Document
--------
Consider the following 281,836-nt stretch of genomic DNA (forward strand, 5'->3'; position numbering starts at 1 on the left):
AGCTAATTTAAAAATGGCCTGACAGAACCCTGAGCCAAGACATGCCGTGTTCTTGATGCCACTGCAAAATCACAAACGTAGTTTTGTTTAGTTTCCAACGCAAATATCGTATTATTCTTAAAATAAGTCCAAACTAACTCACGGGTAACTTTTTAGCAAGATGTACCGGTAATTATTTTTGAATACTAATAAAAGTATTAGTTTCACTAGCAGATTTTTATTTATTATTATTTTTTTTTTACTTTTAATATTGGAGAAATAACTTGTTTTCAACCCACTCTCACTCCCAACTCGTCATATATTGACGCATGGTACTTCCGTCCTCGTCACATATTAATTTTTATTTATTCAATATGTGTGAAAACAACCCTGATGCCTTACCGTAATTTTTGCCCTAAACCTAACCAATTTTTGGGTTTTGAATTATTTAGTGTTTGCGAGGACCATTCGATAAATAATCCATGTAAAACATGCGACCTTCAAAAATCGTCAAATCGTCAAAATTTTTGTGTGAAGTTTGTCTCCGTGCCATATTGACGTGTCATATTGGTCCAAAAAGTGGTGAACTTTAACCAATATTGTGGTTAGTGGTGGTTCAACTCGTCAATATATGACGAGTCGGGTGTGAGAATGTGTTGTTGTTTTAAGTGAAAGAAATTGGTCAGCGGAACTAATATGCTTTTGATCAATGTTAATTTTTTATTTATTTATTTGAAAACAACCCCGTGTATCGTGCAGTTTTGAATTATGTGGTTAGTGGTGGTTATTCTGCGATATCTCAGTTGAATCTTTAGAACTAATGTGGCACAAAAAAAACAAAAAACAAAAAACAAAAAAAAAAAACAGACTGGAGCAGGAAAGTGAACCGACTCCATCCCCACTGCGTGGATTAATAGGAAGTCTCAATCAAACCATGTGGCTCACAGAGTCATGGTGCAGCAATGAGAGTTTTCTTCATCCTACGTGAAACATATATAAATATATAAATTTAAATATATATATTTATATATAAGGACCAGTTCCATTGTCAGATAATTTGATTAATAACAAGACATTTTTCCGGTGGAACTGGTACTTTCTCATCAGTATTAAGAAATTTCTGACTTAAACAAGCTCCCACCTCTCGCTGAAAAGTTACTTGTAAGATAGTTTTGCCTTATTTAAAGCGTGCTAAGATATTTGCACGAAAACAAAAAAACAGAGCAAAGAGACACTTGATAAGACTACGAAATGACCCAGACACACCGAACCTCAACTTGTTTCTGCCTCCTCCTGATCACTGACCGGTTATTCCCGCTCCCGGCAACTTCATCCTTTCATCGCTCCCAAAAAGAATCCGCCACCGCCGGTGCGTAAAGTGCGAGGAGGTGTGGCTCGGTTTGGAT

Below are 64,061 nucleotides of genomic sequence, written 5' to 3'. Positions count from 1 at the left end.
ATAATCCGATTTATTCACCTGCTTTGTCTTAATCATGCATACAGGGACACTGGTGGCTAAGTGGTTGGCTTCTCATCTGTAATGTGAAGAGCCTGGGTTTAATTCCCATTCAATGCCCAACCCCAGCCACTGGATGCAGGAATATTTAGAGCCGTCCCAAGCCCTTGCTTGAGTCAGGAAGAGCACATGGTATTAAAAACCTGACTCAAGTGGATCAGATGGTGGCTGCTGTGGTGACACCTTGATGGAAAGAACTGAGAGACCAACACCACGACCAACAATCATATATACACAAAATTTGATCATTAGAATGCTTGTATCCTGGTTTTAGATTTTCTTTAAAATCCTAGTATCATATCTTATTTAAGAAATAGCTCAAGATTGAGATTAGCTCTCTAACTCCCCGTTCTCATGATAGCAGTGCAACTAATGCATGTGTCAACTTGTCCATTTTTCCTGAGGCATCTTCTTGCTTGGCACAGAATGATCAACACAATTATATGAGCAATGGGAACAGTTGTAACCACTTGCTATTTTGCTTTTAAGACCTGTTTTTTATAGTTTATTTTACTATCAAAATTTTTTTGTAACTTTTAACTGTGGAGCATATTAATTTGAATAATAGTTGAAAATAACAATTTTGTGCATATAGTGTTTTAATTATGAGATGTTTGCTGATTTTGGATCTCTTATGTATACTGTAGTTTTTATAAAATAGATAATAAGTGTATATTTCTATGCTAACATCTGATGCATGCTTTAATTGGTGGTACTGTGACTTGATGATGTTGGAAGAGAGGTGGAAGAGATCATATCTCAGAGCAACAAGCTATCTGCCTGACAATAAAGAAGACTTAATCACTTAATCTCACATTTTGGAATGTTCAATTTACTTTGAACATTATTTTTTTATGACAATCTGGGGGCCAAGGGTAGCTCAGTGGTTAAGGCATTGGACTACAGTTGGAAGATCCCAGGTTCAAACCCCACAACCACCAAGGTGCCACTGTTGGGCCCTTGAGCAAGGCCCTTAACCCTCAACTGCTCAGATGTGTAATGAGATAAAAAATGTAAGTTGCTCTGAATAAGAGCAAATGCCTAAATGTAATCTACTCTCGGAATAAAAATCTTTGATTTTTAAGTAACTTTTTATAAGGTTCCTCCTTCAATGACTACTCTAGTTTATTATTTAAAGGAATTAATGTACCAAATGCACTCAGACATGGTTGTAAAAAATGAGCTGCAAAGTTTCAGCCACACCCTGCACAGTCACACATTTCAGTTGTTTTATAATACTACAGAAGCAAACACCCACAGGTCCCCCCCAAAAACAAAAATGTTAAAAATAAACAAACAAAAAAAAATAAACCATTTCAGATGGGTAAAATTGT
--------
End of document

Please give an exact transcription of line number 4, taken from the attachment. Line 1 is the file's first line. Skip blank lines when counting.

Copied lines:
ATAATCCGATTTATTCACCTGCTTTGTCTTAATCATGCATACAGGGACACTGGTGGCTAAGTGGTTGGCTTCTCATCTGTAATGTGAAGAGCCTGGGTTTAATTCCCATTCAATGCCCAACCCCAGCCACTGGATGCAGGAATATTTAGAGCCGTCCCAAGCCCTTGCTTGAGTCAGGAAGAGCACATGGTATTAAAAACCTGACTCAAGTGGATCAGATGGTGGCTGCTGTGGTGACACCTTGATGGAAAGAACTGAGAGACCAACACCACGACCAACAATCATATATACACAAAATTTGATCATTAGAATGCTTGTATCCTGGTTTTAGATTTTCTTTAAAATCCTAGTATCATATCTTATTTAAGAAATAGCTCAAGATTGAGATTAGCTCTCTAACTCCCCGTTCTCATGATAGCAGTGCAACTAATGCATGTGTCAACTTGTCCATTTTTCCTGAGGCATCTTCTTGCTTGGCACAGAATGATCAACACAATTATATGAGCAATGGGAACAGTTGTAACCACTTGCTATTTTGCTTTTAAGACCTGTTTTTTATAGTTTATTTTACTATCAAAATTTTTTTGTAACTTTTAACTGTGGAGCATATTAATTTGAATAATAGTTGAAAATAACAATTTTGTGCATATAGTGTTTTAATTATGAGATGTTTGCTGATTTTGGATCTCTTATGTATACTGTAGTTTTTATAAAATAGATAATAAGTGTATATTTCTATGCTAACATCTGATGCATGCTTTAATTGGTGGTACTGTGACTTGATGATGTTGGAAGAGAGGTGGAAGAGATCATATCTCAGAGCAACAAGCTATCTGCCTGACAATAAAGAAGACTTAATCACTTAATCTCACATTTTGGAATGTTCAATTTACTTTGAACATTATTTTTTTATGACAATCTGGGGGCCAAGGGTAGCTCAGTGGTTAAGGCATTGGACTACAGTTGGAAGATCCCAGGTTCAAACCCCACAACCACCAAGGTGCCACTGTTGGGCCCTTGAGCAAGGCCCTTAACCCTCAACTGCTCAGATGTGTAATGAGATAAAAAATGTAAGTTGCTCTGAATAAGAGCAAATGCCTAAATGTAATCTACTCTCGGAATAAAAATCTTTGATTTTTAAGTAACTTTTTATAAGGTTCCTCCTTCAATGACTACTCTAGTTTATTATTTAAAGGAATTAATGTACCAAATGCACTCAGACATGGTTGTAAAAAATGAGCTGCAAAGTTTCAGCCACACCCTGCACAGTCACACATTTCAGTTGTTTTATAATACTACAGAAGCAAACACCCACAGGTCCCCCCCAAAAACAAAAATGTTAAAAATAAACAAACAAAAAAAAATAAACCATTTCAGATGGGTAAAATTGT